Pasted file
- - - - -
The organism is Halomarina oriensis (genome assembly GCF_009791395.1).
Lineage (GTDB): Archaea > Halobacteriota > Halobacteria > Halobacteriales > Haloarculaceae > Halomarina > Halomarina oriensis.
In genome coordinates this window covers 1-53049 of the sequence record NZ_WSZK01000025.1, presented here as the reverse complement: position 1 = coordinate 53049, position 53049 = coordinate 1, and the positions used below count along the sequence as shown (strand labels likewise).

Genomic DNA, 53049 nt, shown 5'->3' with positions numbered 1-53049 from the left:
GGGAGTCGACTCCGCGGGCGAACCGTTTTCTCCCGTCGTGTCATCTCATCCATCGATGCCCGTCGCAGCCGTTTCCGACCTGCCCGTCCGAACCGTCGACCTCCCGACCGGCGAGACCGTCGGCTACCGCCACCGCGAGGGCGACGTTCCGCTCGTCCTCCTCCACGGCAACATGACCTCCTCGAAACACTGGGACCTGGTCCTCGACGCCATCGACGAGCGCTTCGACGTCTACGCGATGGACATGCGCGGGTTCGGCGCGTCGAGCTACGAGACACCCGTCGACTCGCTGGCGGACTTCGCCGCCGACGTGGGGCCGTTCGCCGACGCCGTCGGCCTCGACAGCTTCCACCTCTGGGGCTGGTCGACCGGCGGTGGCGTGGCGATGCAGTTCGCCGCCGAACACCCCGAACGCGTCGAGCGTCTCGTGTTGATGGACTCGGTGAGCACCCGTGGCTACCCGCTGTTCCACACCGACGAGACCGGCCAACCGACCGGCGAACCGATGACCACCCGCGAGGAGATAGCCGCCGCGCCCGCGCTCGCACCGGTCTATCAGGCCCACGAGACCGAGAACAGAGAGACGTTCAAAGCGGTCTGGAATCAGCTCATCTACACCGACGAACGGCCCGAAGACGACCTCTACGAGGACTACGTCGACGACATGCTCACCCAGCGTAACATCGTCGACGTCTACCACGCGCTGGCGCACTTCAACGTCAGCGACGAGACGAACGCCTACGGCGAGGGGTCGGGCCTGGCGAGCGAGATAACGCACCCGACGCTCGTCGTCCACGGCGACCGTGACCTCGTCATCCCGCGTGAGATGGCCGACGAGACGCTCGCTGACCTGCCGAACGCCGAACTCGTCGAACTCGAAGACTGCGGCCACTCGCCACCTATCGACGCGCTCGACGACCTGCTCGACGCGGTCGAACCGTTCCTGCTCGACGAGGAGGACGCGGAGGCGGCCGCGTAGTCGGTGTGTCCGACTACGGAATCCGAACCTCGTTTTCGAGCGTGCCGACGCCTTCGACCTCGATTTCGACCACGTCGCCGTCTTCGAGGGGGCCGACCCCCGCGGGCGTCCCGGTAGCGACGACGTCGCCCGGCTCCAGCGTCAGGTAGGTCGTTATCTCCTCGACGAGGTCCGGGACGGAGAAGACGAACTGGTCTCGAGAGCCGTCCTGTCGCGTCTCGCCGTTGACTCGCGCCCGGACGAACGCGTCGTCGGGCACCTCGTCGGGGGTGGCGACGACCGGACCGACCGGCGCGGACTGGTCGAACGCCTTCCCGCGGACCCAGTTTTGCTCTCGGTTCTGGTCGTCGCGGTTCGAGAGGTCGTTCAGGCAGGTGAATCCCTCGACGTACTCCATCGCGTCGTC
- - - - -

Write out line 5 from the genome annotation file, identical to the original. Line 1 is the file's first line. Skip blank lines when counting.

GGGAGTCGACTCCGCGGGCGAACCGTTTTCTCCCGTCGTGTCATCTCATCCATCGATGCCCGTCGCAGCCGTTTCCGACCTGCCCGTCCGAACCGTCGACCTCCCGACCGGCGAGACCGTCGGCTACCGCCACCGCGAGGGCGACGTTCCGCTCGTCCTCCTCCACGGCAACATGACCTCCTCGAAACACTGGGACCTGGTCCTCGACGCCATCGACGAGCGCTTCGACGTCTACGCGATGGACATGCGCGGGTTCGGCGCGTCGAGCTACGAGACACCCGTCGACTCGCTGGCGGACTTCGCCGCCGACGTGGGGCCGTTCGCCGACGCCGTCGGCCTCGACAGCTTCCACCTCTGGGGCTGGTCGACCGGCGGTGGCGTGGCGATGCAGTTCGCCGCCGAACACCCCGAACGCGTCGAGCGTCTCGTGTTGATGGACTCGGTGAGCACCCGTGGCTACCCGCTGTTCCACACCGACGAGACCGGCCAACCGACCGGCGAACCGATGACCACCCGCGAGGAGATAGCCGCCGCGCCCGCGCTCGCACCGGTCTATCAGGCCCACGAGACCGAGAACAGAGAGACGTTCAAAGCGGTCTGGAATCAGCTCATCTACACCGACGAACGGCCCGAAGACGACCTCTACGAGGACTACGTCGACGACATGCTCACCCAGCGTAACATCGTCGACGTCTACCACGCGCTGGCGCACTTCAACGTCAGCGACGAGACGAACGCCTACGGCGAGGGGTCGGGCCTGGCGAGCGAGATAACGCACCCGACGCTCGTCGTCCACGGCGACCGTGACCTCGTCATCCCGCGTGAGATGGCCGACGAGACGCTCGCTGACCTGCCGAACGCCGAACTCGTCGAACTCGAAGACTGCGGCCACTCGCCACCTATCGACGCGCTCGACGACCTGCTCGACGCGGTCGAACCGTTCCTGCTCGACGAGGAGGACGCGGAGGCGGCCGCGTAGTCGGTGTGTCCGACTACGGAATCCGAACCTCGTTTTCGAGCGTGCCGACGCCTTCGACCTCGATTTCGACCACGTCGCCGTCTTCGAGGGGGCCGACCCCCGCGGGCGTCCCGGTAGCGACGACGTCGCCCGGCTCCAGCGTCAGGTAGGTCGTTATCTCCTCGACGAGGTCCGGGACGGAGAAGACGAACTGGTCTCGAGAGCCGTCCTGTCGCGTCTCGCCGTTGACTCGCGCCCGGACGAACGCGTCGTCGGGCACCTCGTCGGGGGTGGCGACGACCGGACCGACCGGCGCGGACTGGTCGAACGCCTTCCCGCGGACCCAGTTTTGCTCTCGGTTCTGGTCGTCGCGGTTCGAGAGGTCGTTCAGGCAGGTGAATCCCTCGACGTACTCCATCGCGTCGTC